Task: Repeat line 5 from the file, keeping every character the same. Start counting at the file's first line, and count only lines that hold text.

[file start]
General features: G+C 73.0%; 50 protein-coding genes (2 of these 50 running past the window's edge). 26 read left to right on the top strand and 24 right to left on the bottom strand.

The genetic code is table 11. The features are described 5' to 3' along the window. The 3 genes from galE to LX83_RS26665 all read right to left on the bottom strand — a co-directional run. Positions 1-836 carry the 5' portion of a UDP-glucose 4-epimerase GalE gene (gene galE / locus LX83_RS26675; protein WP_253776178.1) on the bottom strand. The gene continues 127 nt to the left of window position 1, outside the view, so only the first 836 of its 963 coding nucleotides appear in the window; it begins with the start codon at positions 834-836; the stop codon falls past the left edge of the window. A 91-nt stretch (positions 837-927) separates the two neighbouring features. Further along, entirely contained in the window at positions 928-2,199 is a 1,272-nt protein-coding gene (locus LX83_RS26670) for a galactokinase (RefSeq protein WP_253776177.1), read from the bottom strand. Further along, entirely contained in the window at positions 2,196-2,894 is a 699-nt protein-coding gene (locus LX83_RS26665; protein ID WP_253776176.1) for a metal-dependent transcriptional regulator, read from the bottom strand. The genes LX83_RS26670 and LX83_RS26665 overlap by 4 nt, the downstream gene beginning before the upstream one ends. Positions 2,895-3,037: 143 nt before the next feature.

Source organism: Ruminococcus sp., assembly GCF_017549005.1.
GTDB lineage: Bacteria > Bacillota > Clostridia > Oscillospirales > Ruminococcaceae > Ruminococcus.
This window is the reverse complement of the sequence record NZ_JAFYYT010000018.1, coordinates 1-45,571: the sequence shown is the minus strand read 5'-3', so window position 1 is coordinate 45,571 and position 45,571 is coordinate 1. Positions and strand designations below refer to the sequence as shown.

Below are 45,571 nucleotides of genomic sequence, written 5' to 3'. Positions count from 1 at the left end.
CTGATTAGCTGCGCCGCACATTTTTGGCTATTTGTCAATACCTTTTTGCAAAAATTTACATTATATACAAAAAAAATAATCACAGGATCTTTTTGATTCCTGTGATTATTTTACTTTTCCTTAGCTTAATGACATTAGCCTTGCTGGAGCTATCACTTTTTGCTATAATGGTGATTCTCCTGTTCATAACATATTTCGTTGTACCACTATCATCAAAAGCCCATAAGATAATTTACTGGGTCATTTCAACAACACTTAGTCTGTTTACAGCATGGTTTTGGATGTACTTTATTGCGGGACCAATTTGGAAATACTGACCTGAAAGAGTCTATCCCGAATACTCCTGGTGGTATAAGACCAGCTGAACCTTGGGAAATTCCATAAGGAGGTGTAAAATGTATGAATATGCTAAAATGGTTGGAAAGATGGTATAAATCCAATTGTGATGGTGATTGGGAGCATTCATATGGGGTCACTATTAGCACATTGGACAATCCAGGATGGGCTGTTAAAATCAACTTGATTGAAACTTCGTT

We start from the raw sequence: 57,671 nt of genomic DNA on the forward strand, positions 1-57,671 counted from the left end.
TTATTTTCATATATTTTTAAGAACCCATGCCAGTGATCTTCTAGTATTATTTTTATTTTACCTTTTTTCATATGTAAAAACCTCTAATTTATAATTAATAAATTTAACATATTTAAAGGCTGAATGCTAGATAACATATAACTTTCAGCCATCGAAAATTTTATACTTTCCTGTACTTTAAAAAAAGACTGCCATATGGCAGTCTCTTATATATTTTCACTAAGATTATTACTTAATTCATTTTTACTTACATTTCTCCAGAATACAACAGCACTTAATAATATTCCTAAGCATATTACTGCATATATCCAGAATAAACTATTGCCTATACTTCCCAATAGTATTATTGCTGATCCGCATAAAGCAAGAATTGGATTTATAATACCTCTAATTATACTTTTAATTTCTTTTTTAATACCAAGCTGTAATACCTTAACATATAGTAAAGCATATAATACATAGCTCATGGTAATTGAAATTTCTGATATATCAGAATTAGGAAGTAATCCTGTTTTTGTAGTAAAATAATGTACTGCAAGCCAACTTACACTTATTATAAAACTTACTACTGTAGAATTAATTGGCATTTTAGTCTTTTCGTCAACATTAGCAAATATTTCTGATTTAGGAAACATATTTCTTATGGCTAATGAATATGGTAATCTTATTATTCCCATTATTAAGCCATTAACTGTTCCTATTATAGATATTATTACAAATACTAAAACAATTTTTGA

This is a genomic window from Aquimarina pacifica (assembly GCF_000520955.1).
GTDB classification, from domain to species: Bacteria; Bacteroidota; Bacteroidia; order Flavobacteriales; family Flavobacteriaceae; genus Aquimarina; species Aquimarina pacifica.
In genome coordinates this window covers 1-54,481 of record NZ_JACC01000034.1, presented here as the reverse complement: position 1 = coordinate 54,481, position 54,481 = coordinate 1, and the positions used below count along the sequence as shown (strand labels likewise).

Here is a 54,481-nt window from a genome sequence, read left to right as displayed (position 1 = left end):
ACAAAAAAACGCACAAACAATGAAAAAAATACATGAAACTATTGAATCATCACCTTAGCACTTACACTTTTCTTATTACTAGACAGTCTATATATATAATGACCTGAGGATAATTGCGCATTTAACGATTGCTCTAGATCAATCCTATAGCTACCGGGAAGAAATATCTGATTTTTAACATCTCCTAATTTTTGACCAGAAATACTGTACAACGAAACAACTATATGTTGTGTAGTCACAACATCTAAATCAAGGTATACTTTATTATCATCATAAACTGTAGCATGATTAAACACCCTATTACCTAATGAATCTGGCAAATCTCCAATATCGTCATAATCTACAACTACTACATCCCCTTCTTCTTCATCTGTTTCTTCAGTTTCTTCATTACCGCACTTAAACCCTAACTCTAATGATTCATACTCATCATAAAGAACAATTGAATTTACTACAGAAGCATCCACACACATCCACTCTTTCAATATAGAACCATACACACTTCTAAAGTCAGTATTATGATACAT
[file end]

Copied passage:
This window is the reverse complement of the sequence record NZ_JAFYYT010000018.1, coordinates 1-45,571: the sequence shown is the minus strand read 5'-3', so window position 1 is coordinate 45,571 and position 45,571 is coordinate 1. Positions and strand designations below refer to the sequence as shown.